Last year, the first-ever World Triathlon elimination format event saw three Frenchmen power to the WTCS Montreal podium. Dorian Coninx spearheaded the tricolor 1-2-3 along with Vincent Luis and Leo Bergere in a sprint showdown that really put their mettle to the test, their Grand Prix training ground clearly paying dividends to the short-sharp style of racing. But a lot has happened since then, and it is exactly in the unpredictability of this kind of racing that the magic lies.
This year the super-sprint action - 300m swim, 3-lap/7.2km bike and 2-lap/2km run - again crosses two days, Friday’s two qualifier and repechage races ultimately seeing thirty athletes confirmed for Saturday’s final. That final will be split into three super-sprints, the last 10 across the line being cut at each finish until just 10 athletes remain for one last swim-bike-run for the medals.
Tactics will be key, conserving energy without risking elimination. Recovery time between those final races is short, approximately 7 minutes from the first across the line to the next start horn. It’s going to be fast and furious and all on TriathlonLive.tv.
The opening qualifier sees 30 men hit the start line, two of the top three last year included – Bergere and Coninx joined by Pierre Le Corre in the chase to avoid the extra effort of the repechage.
Bergere still seeks his first WTCS gold but has been knocking at the door time and again, with bronze in Yokohama and silver in Leeds so far this year. He leads the Maurice Lacroix rankings, his form is undeniable, is Montreal going to be his race?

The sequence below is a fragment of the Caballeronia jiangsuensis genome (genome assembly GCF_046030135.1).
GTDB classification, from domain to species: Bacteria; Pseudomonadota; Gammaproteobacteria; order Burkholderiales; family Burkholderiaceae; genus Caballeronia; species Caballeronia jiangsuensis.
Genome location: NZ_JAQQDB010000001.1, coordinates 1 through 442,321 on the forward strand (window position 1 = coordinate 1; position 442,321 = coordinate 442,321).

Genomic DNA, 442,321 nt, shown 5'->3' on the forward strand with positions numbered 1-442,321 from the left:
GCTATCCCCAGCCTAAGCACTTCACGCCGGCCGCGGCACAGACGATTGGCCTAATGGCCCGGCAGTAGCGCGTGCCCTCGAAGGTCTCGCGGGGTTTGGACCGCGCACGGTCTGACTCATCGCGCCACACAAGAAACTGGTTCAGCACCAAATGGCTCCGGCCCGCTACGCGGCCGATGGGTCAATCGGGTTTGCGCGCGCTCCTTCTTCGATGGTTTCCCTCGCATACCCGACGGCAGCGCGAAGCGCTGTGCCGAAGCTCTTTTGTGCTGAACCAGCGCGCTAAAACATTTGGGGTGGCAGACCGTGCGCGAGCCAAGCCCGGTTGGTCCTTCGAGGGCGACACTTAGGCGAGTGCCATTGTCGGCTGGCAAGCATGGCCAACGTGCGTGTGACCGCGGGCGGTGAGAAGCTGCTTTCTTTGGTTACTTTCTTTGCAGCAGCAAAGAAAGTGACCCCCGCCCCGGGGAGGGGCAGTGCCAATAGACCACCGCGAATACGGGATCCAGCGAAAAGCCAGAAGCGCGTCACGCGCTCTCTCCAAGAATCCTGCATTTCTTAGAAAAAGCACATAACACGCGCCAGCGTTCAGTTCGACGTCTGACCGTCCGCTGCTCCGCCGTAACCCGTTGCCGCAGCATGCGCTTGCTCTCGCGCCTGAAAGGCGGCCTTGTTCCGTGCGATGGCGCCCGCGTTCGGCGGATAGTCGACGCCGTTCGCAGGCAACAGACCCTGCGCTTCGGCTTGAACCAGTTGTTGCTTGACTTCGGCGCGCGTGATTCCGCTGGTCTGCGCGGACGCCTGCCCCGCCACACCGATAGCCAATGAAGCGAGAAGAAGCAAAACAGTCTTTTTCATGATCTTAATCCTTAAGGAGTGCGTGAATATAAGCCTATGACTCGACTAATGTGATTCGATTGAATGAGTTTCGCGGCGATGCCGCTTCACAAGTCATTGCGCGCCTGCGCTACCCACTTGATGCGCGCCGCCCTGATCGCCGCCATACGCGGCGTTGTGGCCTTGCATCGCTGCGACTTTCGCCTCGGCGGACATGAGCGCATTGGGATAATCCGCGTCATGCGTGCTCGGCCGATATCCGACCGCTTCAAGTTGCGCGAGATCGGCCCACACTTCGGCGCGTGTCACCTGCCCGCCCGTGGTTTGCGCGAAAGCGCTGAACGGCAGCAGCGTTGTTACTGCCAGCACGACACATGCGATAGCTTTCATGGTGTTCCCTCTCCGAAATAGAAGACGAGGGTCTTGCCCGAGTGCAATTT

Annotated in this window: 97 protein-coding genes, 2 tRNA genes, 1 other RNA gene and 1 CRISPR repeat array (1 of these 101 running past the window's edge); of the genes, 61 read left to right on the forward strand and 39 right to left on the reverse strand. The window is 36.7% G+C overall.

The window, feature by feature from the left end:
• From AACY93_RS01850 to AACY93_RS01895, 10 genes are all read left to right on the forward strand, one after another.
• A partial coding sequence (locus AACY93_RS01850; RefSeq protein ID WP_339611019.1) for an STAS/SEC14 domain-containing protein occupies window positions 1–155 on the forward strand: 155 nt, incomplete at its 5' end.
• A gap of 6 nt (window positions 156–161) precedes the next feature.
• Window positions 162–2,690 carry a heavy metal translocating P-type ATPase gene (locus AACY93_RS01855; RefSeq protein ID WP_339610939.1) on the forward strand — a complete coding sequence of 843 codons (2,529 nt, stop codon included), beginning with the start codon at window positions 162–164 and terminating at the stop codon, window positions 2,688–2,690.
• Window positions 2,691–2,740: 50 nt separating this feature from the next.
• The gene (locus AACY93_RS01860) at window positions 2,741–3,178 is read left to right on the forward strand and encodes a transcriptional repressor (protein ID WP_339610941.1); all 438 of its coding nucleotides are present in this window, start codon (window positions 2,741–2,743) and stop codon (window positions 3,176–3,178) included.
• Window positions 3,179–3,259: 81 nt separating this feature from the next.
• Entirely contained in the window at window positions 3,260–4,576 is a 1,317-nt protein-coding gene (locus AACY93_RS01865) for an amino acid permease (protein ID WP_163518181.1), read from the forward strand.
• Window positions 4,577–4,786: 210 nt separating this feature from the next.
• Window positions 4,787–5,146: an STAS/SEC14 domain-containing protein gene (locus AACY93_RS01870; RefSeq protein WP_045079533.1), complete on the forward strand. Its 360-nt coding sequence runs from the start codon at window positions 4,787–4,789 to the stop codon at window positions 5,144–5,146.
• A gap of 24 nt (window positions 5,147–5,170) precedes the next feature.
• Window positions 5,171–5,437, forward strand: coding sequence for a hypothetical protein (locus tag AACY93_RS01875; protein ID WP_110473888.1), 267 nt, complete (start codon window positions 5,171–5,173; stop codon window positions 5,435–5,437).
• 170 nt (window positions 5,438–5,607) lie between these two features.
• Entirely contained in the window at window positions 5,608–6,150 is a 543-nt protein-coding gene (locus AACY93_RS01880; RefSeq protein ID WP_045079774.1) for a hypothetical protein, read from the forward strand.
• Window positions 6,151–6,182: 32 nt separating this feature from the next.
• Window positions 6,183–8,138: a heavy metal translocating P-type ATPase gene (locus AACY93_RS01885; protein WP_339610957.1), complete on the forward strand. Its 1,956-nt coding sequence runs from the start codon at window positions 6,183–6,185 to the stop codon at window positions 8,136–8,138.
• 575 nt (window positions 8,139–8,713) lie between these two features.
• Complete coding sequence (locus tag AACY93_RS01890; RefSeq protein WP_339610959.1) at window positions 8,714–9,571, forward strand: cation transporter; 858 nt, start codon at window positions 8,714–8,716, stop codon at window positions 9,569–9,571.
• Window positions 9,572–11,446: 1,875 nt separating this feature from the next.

Along with those three, Alex Yee (GBR) and Jelle Geens will be hoping that qualification is a formality but taking nothing for granted. Yee was involved in a nasty collision that ended his Leeds race two weeks ago and keeps Jonathan Brownlee from this weekend’s start, and the Olympic double medallist will want to put that behind him with his first taste of the Montreal format.
Marten Van Riel finished in fourth last year and has proven his versatility across most distances in the past 12 months. That ability to adapt and push the limits could be key to his success here, despite being just outside the top ten in both Yokohama and Leeds so far in 2022.
Takumi Hojo and Kenji Nener lead the line for Japan in a qualifier that is thick with talent and could throw up some headaches for the higher-ranked athletes. Tayler Reid (NZL) and Richard Varga (SVK) will be sure to press hard in the swim, Shachar Sagiv (ISR) and Samuel Dickinson (GBR) on the bike and Jawad Abdelmoula (MAR) and Jacob Birtwhistle (AUS) on the run. It’s going to get heated.
The three men involved in the sprint for the World Cup medals in Huatulco just the weekend before line up in the second qualifier – Genis Grau (ESP), Tyler Mislawchuk (CAN) and Miguel Hidalgo (BRA). That effort and subsequent travel will be tested here, Mislawchuk still testing the achilles he injured at Tokyo 2020, Hidalgo in the painful position of finishing 11th in the penultimate race of last year’s finals to just miss out on the chance to go for the medals.
New Zealand’s in-form Hayden Wilde picked up his first WTCS gold in Leeds and, like Vincent Luis (FRA), is sure to enjoy the intensity of super-sprint racing that could bring out the very best in them both.
The Spanish pair of Antonio Serrat Seoane and Roberto Sanchez Mantecon both have the explosive race power necessary over the short distances, as Seoane proved in last year’s edition with his fifth-placed finish overall.
Like Mislawchuk, Richard Murray – now racing for Netherlands after his nationality switch – will need to be realistic with his chances following recovery from surgery for the heart condition that hit his Tokyo 2020 campaign. An impressive 7th place finish at WTCS Leeds underlining the determination and grit that means you can never discount the South African.
USA’s Seth Rider was the only man involved in EVERY race possible here last year – qualifier, repechage, all three finals AND the mixed relay – securing top 10 in the individual race and relay gold in the toughest way, but showing what is possible.
Men’s Qualification rounds
Friday 24 June, 2PM (local)